Another waterfowl season is fast approaching. We all know that means it is time to start preparing for opening day. Yes the to-do list is long and time-consuming, but proper preparation can make a more enjoyable opening day experience.
By the time season ends, many hunters simply store their decoys, despite their current condition. Now is the time to inspect every decoy and repair or discard any that are damaged. Ducks constantly inspect and clean their feathers. It only makes sense to guarantee your decoys are clean as well. When you wash your deeks, use only water, as many different soaps, can leave an unnatural sheen on them.
While washing, check your decoys for leaks. Submerge the decoy in a bucket of water and gently squeeze it. If bubbles appear, there is a leak. Note the hole location for repair. To repair, first drill a hole slightly larger than the leak to help evacuate any trapped water. Once any water is removed apply epoxy adhesive or silicone sealant to the hole and allow it to dry. Silicone is often easier to apply, but epoxy is typically more durable. The choice is yours.
In addition to keeping your decoys clean, you should also keep their paint in good condition. With a little elbow grease and time, you can breathe new life into your faded decoys. Several sporting goods dealers offer decoy touch-up paint kits. You can often save a little time and money by purchasing paint from a local craft store. A little time, a few paint brushes and a steady hand can have your decoys ready for another season.
Over the last couple of years, layout blinds have become a staple for many hunters. Preseason inspection is a necessity. Leaving a layout blind laying in the floor of a garage or hanging in a shed can attract mold and possibly unwanted pests. Utilize the summer sun to eliminate any moisture and let the air remove any nasty odors. Set up and clean out your layout blind. Inspect, repair, or replace any damaged or missing attachment pins and hinges. Now is also the time to touch up the paint and remove any shiny spots. A fresh coat of mud applied to the material is easier to add during the warmer temperatures. (As a side note, placing a couple of unused dryer sheets inside your layout blind during storage can deter mice and rats from taking up residence.)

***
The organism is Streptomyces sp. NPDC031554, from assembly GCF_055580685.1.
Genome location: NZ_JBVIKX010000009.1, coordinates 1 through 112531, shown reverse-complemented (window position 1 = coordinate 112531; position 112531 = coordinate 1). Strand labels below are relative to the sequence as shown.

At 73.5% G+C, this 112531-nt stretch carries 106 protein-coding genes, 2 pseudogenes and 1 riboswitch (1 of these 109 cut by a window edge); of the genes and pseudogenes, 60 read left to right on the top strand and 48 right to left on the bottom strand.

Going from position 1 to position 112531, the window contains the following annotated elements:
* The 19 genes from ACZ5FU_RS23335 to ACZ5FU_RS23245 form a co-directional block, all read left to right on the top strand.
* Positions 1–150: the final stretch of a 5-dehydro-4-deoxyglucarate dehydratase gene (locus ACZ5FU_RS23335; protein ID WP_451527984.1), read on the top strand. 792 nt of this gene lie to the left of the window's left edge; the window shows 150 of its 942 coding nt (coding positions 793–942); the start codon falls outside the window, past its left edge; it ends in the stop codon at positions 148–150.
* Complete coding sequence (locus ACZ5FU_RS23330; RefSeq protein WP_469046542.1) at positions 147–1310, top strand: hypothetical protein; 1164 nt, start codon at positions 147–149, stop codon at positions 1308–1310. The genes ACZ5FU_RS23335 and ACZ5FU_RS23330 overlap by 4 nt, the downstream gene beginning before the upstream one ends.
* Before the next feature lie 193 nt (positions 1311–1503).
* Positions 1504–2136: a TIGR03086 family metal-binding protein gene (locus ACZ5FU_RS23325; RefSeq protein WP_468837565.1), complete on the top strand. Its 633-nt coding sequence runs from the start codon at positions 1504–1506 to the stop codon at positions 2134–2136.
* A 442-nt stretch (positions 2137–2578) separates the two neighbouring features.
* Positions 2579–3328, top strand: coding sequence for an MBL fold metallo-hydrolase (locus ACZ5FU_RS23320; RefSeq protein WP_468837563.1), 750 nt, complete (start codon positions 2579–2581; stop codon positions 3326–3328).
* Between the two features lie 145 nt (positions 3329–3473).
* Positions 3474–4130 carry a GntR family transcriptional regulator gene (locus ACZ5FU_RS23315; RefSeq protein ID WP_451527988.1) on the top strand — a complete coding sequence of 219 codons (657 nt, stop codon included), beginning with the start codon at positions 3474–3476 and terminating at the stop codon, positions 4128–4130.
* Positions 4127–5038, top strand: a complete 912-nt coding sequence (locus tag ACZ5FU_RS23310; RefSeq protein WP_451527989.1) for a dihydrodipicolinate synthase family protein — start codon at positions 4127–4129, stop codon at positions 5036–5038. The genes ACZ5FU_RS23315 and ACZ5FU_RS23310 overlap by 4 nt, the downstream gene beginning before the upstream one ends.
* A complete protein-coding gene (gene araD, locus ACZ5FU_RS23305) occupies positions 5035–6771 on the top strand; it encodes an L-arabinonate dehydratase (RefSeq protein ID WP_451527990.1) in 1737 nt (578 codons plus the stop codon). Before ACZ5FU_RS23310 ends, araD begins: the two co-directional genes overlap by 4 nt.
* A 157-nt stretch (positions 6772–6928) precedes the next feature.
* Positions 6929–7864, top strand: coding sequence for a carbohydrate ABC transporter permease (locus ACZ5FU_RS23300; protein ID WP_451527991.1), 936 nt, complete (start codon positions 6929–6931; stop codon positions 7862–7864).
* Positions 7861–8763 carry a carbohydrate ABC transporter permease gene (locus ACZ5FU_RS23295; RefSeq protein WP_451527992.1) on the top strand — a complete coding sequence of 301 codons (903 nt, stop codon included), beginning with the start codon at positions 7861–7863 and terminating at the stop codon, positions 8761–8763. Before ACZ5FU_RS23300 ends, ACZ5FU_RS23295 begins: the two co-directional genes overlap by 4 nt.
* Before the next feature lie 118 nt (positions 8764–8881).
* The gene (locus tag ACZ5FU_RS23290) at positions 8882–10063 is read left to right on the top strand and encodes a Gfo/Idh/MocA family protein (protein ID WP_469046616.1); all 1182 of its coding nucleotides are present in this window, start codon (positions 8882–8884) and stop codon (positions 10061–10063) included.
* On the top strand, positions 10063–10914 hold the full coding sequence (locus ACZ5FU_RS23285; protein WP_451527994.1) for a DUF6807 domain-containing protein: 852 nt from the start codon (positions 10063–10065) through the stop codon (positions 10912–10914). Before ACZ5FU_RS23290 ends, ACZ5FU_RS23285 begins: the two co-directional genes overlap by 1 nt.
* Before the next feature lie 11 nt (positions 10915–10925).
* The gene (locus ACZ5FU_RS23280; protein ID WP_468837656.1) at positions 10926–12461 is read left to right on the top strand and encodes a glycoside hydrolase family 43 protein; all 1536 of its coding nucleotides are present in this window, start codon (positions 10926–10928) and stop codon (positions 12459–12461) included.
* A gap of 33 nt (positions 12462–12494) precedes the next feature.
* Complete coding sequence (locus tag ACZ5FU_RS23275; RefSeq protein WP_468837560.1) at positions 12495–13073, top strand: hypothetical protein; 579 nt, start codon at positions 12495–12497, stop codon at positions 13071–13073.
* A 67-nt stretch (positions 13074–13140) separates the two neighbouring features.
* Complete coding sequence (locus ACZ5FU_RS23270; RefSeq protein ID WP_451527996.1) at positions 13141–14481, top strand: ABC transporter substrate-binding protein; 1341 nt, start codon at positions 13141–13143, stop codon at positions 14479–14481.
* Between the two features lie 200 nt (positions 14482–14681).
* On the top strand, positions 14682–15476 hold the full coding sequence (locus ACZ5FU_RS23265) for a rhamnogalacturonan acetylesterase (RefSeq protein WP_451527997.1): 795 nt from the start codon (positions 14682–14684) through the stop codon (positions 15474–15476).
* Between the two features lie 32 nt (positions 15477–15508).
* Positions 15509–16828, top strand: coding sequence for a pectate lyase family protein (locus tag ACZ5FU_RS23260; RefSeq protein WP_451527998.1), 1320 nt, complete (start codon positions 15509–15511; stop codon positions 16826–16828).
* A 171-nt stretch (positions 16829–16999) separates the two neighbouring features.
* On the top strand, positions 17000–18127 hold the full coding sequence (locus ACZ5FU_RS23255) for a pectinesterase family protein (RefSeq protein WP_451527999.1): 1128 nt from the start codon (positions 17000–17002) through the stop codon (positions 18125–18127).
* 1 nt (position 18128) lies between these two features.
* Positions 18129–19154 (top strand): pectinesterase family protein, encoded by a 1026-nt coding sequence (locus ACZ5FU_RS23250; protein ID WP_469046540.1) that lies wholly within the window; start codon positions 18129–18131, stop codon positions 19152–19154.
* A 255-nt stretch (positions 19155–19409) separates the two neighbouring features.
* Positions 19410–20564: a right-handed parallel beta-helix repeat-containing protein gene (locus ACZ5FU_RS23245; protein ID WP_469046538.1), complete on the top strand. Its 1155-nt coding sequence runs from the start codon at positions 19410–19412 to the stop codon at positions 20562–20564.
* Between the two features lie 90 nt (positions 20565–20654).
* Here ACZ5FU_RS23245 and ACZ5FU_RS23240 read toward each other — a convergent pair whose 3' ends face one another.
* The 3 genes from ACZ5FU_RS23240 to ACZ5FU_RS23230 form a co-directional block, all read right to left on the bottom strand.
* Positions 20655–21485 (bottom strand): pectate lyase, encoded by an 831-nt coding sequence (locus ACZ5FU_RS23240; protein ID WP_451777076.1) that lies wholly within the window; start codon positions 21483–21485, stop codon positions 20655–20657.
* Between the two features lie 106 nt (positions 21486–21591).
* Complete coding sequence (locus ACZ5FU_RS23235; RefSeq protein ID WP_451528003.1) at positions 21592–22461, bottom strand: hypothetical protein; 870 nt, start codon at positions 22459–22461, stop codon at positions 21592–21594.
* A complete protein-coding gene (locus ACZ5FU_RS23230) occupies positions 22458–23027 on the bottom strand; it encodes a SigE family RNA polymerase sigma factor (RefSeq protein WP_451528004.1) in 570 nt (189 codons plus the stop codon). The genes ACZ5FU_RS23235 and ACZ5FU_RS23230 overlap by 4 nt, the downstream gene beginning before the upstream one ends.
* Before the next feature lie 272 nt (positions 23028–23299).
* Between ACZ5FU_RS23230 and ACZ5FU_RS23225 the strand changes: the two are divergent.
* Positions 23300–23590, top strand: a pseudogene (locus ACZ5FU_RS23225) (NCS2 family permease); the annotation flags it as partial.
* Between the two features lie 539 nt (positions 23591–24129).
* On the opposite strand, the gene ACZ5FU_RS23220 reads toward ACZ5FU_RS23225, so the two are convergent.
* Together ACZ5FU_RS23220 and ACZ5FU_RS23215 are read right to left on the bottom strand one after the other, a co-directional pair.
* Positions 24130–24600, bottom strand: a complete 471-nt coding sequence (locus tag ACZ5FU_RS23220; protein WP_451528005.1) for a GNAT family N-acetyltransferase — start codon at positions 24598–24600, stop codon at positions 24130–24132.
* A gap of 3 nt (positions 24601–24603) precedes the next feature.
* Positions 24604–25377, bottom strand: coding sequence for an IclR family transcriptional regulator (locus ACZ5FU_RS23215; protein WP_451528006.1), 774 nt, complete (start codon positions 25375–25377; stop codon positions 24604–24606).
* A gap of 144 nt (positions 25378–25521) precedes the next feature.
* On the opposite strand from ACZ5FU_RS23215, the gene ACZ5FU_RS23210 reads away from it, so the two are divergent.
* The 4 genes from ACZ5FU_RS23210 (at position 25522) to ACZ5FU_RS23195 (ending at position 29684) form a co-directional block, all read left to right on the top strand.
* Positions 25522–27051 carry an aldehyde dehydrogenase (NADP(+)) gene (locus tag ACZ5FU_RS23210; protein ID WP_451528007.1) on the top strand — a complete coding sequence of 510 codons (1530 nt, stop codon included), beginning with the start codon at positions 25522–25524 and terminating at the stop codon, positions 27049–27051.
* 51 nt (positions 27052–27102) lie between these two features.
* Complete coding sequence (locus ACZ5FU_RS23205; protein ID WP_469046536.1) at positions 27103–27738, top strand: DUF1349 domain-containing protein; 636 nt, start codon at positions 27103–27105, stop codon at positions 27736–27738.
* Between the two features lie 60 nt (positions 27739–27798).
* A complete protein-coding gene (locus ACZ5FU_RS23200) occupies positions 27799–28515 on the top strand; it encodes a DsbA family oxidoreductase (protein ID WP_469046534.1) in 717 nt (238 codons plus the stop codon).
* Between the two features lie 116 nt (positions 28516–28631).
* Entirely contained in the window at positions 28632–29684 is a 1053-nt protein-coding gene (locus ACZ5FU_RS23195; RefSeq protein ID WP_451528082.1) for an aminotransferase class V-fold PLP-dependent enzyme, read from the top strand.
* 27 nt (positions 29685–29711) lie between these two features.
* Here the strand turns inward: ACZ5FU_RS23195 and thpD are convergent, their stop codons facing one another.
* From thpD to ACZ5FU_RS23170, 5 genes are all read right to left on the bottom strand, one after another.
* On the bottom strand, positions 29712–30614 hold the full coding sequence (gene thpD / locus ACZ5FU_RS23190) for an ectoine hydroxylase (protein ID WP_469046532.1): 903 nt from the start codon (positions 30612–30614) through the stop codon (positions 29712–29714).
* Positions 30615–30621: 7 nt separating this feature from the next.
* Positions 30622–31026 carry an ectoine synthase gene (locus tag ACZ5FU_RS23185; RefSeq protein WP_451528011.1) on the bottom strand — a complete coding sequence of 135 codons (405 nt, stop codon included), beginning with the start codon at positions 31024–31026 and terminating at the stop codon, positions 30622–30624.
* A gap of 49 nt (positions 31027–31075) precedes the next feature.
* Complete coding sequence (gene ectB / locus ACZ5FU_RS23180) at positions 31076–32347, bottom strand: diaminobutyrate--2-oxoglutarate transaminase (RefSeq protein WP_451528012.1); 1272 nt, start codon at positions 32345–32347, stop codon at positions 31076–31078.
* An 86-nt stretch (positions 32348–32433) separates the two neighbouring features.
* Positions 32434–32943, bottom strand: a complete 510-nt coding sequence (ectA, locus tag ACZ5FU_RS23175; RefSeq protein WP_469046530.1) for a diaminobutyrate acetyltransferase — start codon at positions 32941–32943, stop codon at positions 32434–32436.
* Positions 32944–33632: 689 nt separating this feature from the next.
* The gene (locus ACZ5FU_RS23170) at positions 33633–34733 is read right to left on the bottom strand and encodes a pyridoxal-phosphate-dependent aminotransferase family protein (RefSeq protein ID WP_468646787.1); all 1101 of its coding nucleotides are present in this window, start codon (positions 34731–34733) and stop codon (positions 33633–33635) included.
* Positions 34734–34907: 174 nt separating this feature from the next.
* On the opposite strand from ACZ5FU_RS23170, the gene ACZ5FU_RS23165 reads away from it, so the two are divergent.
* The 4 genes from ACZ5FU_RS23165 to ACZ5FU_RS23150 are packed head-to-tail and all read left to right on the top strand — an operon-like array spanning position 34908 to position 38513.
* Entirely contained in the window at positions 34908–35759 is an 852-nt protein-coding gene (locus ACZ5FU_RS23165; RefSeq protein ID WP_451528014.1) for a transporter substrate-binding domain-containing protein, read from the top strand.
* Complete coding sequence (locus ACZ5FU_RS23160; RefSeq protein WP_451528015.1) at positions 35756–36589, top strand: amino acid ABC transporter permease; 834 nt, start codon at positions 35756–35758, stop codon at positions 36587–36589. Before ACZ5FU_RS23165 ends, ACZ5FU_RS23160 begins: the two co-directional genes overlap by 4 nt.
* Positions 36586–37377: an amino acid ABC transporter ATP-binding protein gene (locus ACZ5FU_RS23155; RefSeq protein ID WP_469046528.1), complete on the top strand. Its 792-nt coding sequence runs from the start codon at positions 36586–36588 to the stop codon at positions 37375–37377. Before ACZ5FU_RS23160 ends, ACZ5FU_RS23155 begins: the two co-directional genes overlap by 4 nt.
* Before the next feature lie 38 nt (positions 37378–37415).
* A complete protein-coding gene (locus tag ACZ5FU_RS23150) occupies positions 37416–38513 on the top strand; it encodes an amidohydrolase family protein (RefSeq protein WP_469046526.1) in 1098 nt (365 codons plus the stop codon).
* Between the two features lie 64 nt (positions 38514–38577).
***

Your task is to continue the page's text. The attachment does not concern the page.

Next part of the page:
In waterfowling, the best way to ensure the cheapest route to the blind is to provide routine maintenance for your motor, boat, and trailer. When inspecting your boat, look for wear on the bottom and the chines and inspect the welds or rivets for stress damage. If you find any damage, repairs should be made by an experienced boat welder. Inspect and touch-up the paint. Bare aluminum will shine like a spotlight in the sun. If your boat has the spray-in bedliner coating on the interior, now is the time to inspect and repair any chipped areas.
Test your outboard motor well ahead of waterfowl season. Major repairs can be time-consuming and should be performed by a qualified marine mechanic. Most routine outboard maintenance you can perform yourself. Routine maintenance should include flushing the motor, changing the oil in the lower unit, replacing the spark plugs, inspecting the fuel lines and fuel tank, etc. Inspect and repair any damage to your boat trailer. Inspect the tires for wear and replace as necessary. Inspect the winch and winch line. Test the trailer wiring and lights. Inspect the trailer hubs and lubricate the bearings. This is also the time to inventory and inspect boating safety equipment, such as life jackets, paddle, rope, and floatation device, fire extinguisher, emergency siren, etc.
Preseason is the time to test your waders for leaks, test your calls and inspect your guns. You do not want to find out the hard way that your waders have a leak as you feel 30 degree water flooding in. You do not want to wait until that first group of greenheads is circling your decoys to discover your prized duck call sounds more like a dying rabbit than a duck. You also do not want to wait to learn your shotgun will not cycle the killing shot or holds one too many shells when the game warden checks your equipment. (State Regulations).
As the summer heat melts away any thoughts of pitching decoys into the frosty water, another waterfowl season is fast approaching. With all of your gear stored in several places, the near future will require its usage. It is nonsense to wait until the last-minute to discover a problem. Take advantage of the warm summer months to ready your gear for opening day.